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Getting matchups least of Babcock's concerns

By Brian Hedger - NHL.com Correspondent

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Getting matchups least of Babcock's concerns
Detroit coach Mike Babcock said the decision to split up stars Pavel Datsyuk and Henrik Zetterberg for Game 3 isn't part of a chess match he's playing with San Jose's Todd McLellan.
DETROIT -- Mike Babcock said he will split up stars Pavel Datsyuk and Henrik Zetterberg for Game 3 of the Detroit Red Wings' Western Conference Semifinal against the San Jose Sharks on Wednesday night at Joe Louis Arena.

That said, Babcock insists it's not because of any matchup chess match against San Jose Sharks coach Todd McLellan, his former assistant with the Red Wings. In fact, Babcock is so convinced matchups won't have the biggest bearing on Game 3 that he actually ran through his planned line combinations with the media after Detroit's morning skate -- a move most coaches refrain from doing.

Babcock wasn't done, either.

He then predicted what splitting Zetterberg and Datsyuk -- who will center the top two lines -- would mean for San Jose, stating that McLellan would counter by moving Logan Couture to left wing on the top line and centering the second line with Dany Heatley.

"The reason I know this is because we've been through this … this year already," said Babcock, whose team is in a 2-0 hole in the series after dropping a pair of 2-1 decisions in San Jose. "To me, it's not about the matchup at all. I liked the matchups (for us) in San Jose. I didn't think that had a bearing on the games. I thought they won more 50-50 pucks and both second periods they've been better than us."

More specifically, Babcock was not happy with his forward lines being unable to keep the puck in the Sharks' offensive zone for more than a shot or two at a time.

"They've been on the puck and ground our D more," Babcock said. "Their offense isn't one and done. Their offense is one and grind. Not that they're getting marvelous opportunities that way, but they're wearing on you and we haven't done that to them at all."

McLellan, while not quite as definitively forthcoming with his planned lines, agreed with Babcock in regard to matchups being an overanalyzed facet of the series and the playoffs in general.

"Our 18 skaters are going to have to be prepared to play against their 18 skaters (regardless) of how the lines are made," McLellan said. "There aren't secrets. There aren't magic trick plays that are going to come into play in the series. I know Mike well enough to know he's not changing the way his team plays. He believes they can play harder. I believe we can play harder. It's very simple. It's easy in that sense."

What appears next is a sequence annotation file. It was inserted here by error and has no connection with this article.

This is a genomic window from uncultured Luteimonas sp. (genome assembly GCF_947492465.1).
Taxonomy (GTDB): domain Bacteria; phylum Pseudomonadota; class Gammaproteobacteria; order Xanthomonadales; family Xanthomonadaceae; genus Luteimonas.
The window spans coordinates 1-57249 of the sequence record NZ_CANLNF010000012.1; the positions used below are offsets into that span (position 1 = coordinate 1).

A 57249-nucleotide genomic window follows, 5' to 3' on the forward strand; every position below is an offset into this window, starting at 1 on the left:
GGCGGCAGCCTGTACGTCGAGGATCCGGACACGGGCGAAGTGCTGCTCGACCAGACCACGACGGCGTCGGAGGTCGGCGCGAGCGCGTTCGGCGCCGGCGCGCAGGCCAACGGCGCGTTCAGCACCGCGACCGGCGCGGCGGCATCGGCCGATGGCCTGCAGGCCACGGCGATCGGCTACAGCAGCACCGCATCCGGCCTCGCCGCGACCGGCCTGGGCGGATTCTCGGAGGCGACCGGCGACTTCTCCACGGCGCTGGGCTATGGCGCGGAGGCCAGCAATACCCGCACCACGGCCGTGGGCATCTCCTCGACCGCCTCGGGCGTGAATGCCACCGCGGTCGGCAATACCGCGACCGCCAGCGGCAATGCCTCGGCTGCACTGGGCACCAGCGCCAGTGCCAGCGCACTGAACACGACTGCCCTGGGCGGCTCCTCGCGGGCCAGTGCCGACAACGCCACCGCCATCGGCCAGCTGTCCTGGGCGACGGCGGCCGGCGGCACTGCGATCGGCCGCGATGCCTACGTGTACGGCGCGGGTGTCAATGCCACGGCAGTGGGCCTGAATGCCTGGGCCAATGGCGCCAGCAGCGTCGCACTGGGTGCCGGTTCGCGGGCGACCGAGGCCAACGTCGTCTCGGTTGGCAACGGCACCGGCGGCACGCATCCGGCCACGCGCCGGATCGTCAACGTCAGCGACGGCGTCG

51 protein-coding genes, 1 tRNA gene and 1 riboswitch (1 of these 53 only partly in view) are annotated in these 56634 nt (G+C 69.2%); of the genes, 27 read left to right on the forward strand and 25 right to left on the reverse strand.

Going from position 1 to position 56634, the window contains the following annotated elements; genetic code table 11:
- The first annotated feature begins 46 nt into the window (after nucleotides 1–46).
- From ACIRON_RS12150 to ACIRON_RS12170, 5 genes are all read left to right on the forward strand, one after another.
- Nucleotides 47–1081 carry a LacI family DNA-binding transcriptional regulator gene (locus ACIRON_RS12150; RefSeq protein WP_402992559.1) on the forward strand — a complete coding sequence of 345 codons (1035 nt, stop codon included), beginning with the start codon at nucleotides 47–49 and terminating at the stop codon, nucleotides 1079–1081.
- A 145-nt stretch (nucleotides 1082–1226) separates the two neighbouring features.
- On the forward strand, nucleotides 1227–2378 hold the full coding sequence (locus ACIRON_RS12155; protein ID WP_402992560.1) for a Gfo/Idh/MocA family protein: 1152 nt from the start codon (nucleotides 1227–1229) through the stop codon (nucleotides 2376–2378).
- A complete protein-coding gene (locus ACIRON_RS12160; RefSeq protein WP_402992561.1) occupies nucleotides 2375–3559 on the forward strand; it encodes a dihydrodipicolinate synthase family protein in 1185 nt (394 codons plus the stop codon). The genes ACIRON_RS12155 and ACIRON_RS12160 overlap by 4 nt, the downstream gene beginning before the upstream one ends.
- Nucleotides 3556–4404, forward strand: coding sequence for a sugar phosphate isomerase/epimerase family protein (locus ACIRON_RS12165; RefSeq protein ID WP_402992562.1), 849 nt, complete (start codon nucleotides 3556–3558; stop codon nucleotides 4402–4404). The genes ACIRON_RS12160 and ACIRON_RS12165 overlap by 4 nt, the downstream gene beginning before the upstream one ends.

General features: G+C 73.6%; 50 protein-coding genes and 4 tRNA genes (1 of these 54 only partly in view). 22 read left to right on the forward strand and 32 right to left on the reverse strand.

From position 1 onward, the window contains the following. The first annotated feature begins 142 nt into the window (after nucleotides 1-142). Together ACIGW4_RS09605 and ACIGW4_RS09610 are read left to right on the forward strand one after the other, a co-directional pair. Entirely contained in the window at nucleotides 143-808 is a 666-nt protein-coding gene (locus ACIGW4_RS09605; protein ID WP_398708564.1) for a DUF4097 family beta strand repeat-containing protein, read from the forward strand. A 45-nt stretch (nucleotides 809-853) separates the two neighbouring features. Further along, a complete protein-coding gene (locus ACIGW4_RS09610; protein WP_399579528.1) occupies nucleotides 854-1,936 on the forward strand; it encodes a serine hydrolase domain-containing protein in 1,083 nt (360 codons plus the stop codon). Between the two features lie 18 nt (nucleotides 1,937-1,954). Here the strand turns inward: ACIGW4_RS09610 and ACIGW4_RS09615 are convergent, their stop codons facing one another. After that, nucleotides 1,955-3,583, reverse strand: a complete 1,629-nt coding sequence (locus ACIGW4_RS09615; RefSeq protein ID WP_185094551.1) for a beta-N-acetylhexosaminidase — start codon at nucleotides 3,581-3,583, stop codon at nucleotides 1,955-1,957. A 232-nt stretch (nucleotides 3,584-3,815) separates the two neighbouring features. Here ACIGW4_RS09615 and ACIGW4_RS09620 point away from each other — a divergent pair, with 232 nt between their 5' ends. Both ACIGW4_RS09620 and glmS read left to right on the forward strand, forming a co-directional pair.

What hasn't been easy, at least for the Red Wings, is being able to set up shop on offense in the San Jose zone. In Detroit's first-round series sweep of the Phoenix Coyotes, they were better able to control the puck in the offensive zone and make life hard on standout goalie Ilya Bryzgalov.

So far in this series it hasn't been the case against San Jose goalie Antti Niemi, who's made it even tougher by making some difficult saves at key times to keep the Red Wings at bay. Against Phoenix and during most of the regular season, Detroit's fourth line centered by speedy, hard-hitting center Darren Helm helped loosen up defenses and clear the path to better puck control.

In this series, Helm's line hasn't been nearly as effective -- and neither has fellow young forward Justin Abdelkader, who's been whistled for costly high-sticking penalties in each of the first two games.

Abdelkader played center on the second line in the first round with Zetterberg sidelined by a lower-body injury, but played wing on the third line after Zetterberg returned against the Sharks. That changed quickly in Game 2 after Abdelkader took a high-sticking penalty early in the game, which prompted Babcock to replace Abdelkader with Helm on the third line and not use his fourth line much the rest of the game.

Babcock said he's talked to Abdelkader about the stick penalties since Game 2 and plans to have him back on the left wing of Detroit's third line with center Valtteri Filppula and Jiri Hudler.

Abdelkader and Helm, meanwhile, both know their individual performances need to be better and their lines overall need to improve in order for Detroit's offense to get rolling. They need to start making life easier for the top two lines by making life harder for the Sharks' defense.

"It's definitely important getting it into their zone and hanging onto the puck and wearing on their D," Helm said. "The more time you spend in their zone the more chances you create for yourself. It's extremely important to have our line going, creating energy and just playing well. We haven't really done that quite as well as we've wanted to in this round. Tonight is a new game and we need to find a way to make sure we are doing those things."

Within the rules, of course.

"I'm not going to change anything up," said Abdelkader, when asked about his physical presence in the series. "I'm just going to go out there, play my game and be as physical as I can -- but I'm not going to go running around and put myself out of position. There's definitely a fine line and you want to stay within it."
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